1. In the works of literature and painting studied in our course, how have women been depicted? In the cultural history we have examined, how has the sponsorship and artistic achievment of women played an important role?

During the reign of Peter the Great, women’s participation in society was improved, at least in the upper classes. Arranged marriages were officially forbidden.

In 18th and 19th century Russian painting, women generally have been depicted as power and proud women, while women in the concurrent literature can be seen as downtrodden, and modest at best.


Liza is a strumpet from Riga, who comes to St. Petersburg.

"Besides, a man is no example

for a woman.  It's a different thing.  I may degrade and defile myself, but I

am not anyone's slave.  I come and go, and that's an end of it.  I shake it off,

and I am a different man.  But you are a slave from the start.  Yes, a slave!

You give up everything, your whole freedom.  If you want to break your

chains afterwards, you won't be able to; you will be more and more fast in

the snares.  It is an accursed bondage. 

The underground man calls Liza “a slave from the start” and that she “gives up everything”, her “whole freedom”. The underground man might not just be talking about one individual woman, but women in general. Perhaps the role of every women is prostitution in one form or another. Liza herself says that "Some [fathers] are glad to sell their daughters, rather than marrying them honourably."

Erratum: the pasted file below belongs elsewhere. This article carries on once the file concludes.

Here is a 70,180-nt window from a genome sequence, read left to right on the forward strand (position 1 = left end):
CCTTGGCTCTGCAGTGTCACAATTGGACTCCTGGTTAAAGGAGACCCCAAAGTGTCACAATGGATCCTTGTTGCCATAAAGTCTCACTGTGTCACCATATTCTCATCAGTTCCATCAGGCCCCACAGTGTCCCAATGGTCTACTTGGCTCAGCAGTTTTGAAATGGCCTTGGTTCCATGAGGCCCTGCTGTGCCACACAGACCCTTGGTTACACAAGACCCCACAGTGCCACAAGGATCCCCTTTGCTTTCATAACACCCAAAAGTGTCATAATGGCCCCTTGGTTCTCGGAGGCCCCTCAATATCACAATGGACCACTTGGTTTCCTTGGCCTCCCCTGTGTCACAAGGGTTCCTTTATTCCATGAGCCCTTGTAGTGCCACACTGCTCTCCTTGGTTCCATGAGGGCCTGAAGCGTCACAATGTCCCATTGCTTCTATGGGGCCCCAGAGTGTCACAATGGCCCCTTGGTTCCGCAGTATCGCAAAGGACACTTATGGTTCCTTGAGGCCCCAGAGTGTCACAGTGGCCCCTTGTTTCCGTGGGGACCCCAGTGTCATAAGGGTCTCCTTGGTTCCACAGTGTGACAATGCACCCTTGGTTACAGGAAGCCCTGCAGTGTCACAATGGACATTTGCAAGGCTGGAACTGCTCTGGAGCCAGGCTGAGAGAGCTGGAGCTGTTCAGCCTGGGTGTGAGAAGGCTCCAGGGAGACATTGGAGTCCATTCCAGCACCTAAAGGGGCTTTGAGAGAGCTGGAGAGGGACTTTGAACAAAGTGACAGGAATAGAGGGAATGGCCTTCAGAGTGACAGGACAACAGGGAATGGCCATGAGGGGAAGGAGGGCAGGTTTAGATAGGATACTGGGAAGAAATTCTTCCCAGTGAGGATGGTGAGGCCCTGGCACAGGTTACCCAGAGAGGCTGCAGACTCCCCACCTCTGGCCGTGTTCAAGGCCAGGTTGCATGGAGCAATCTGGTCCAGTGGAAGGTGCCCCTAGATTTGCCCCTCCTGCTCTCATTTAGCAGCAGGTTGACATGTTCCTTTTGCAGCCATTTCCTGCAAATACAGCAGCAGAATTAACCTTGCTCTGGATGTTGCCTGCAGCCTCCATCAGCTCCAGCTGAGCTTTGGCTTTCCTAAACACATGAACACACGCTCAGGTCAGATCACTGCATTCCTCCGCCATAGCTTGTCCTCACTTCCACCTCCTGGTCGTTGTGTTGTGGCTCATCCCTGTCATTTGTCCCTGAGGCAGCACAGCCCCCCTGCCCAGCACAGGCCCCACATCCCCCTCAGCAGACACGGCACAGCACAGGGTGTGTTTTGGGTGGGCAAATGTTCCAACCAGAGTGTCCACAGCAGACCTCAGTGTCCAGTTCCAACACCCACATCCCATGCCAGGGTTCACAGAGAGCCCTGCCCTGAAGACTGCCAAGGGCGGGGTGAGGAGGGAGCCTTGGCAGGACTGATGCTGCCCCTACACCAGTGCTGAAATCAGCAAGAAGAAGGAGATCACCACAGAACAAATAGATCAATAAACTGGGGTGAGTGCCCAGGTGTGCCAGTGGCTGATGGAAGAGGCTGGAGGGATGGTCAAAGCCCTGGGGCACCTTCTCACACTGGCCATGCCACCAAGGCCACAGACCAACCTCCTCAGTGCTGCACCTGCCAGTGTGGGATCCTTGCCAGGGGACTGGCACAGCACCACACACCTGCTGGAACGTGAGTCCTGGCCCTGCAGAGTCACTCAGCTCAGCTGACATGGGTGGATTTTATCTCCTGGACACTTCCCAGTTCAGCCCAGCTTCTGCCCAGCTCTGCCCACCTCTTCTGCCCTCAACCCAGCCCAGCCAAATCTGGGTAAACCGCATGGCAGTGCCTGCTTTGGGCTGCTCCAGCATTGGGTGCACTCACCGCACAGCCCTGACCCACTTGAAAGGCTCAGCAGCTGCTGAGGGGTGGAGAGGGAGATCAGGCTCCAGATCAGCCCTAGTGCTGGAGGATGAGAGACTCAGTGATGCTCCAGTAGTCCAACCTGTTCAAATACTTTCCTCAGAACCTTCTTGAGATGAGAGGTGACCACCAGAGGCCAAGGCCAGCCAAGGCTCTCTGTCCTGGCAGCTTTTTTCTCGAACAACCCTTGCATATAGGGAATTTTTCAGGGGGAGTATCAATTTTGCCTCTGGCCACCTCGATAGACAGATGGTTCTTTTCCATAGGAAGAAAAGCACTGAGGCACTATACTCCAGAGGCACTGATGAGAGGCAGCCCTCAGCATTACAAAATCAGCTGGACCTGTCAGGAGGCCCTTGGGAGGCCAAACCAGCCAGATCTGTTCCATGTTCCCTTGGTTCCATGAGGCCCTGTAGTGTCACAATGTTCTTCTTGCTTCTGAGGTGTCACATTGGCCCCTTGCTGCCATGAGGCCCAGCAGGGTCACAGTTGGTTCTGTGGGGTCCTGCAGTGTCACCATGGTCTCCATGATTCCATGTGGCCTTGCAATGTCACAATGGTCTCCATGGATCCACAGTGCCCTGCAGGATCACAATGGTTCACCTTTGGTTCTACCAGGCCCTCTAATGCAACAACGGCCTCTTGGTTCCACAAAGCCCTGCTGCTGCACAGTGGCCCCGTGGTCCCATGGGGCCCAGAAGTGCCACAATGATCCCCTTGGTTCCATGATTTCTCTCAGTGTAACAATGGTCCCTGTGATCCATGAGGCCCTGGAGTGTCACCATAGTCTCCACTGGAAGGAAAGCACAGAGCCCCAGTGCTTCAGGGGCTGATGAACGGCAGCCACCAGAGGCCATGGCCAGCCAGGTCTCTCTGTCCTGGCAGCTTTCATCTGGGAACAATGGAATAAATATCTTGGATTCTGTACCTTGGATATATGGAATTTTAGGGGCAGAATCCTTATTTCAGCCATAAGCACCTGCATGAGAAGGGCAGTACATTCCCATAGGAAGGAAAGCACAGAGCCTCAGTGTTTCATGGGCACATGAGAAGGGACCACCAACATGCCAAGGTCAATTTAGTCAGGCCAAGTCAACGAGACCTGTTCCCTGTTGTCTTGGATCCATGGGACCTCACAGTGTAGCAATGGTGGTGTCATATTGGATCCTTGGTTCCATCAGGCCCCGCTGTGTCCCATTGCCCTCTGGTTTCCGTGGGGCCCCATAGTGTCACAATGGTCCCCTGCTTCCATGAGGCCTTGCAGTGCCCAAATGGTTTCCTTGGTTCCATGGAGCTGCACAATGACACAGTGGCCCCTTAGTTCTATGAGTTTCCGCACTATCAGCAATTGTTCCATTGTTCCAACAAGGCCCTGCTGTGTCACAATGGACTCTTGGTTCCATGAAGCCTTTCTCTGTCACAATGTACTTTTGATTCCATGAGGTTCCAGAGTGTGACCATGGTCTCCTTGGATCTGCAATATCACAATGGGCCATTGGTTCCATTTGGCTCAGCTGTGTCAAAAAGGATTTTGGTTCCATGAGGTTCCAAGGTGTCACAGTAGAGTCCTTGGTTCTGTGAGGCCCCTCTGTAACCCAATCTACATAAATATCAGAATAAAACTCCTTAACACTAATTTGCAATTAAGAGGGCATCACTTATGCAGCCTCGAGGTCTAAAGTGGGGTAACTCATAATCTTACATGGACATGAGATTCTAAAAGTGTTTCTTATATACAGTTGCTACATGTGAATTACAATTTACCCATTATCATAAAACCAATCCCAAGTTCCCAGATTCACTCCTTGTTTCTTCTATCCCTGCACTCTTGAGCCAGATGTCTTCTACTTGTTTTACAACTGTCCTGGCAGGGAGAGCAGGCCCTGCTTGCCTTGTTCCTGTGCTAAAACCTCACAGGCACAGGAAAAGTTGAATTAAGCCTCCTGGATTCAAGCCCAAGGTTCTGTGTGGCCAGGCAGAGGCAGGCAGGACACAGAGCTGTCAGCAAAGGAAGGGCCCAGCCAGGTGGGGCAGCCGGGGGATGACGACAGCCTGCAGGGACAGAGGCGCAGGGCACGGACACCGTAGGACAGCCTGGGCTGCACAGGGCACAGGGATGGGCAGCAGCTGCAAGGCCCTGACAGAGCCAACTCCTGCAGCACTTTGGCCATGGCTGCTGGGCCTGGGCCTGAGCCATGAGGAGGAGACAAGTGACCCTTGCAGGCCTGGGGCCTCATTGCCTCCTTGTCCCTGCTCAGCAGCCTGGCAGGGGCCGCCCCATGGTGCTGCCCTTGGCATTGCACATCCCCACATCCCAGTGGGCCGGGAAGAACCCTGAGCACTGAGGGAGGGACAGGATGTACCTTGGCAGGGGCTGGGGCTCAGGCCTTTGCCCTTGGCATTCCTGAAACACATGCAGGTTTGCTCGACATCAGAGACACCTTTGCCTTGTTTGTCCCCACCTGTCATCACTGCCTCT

Parasha lives in “a frail old house” with “a paintless fence”. Moreover, her very name evokes that she is not of aristocratic origin. This does not stop Yevgeny, who is of aristocratic origins, from fantasizing and dreaming of marrying Parasha, despite her lowly origins. In a similar fashion PROSKOVYA...


Boyarynya Morozova – by Vasily Surikov is a painting of Lady Morozova, who was of one of the richest and most powerful families in Russia. She communicated with Avvakum, who led the main opposition of patriarch Nikon’s reforms. She is also emblematic of the people who would become the old believers. In Surikov’s painting, she is raising two fingers, showing what the old believers considered to be the right way to cross oneself. She was moved to a convent by the Tsar, then to a prison, where she was put in a pit and left to starve to death. It was the Tsar’s intent to humiliate her by sending her in chains through the streets, however she sits up very proudly, which makes her even more of a martyr.

In a similar fashion to Lady Morozova,

Proskovya Nikolai Argunov painted a portrait of Countess Praskovya Sheremeteva. The countess looks majestic in this portrait, wearing a red shawl, a diamond ring (given by emperor Pual), and a very large locket of the count, as if to prove that she is in fact the countess. Born a serf. She learned Italian and French, and spoke and wrote with fluency. Count Nikolai Petrovich told her “today you are a peasant but tomorrow you will become a lady!”. He felt it was “morally wrong not to marry Praskovya, but his aristocratic pride would not allow him to do so” (Natasha’s Dance). Nikolai eventually went against the social conventions and married Proskovya. She died shortly after in 1803, and very few people came to pay respects.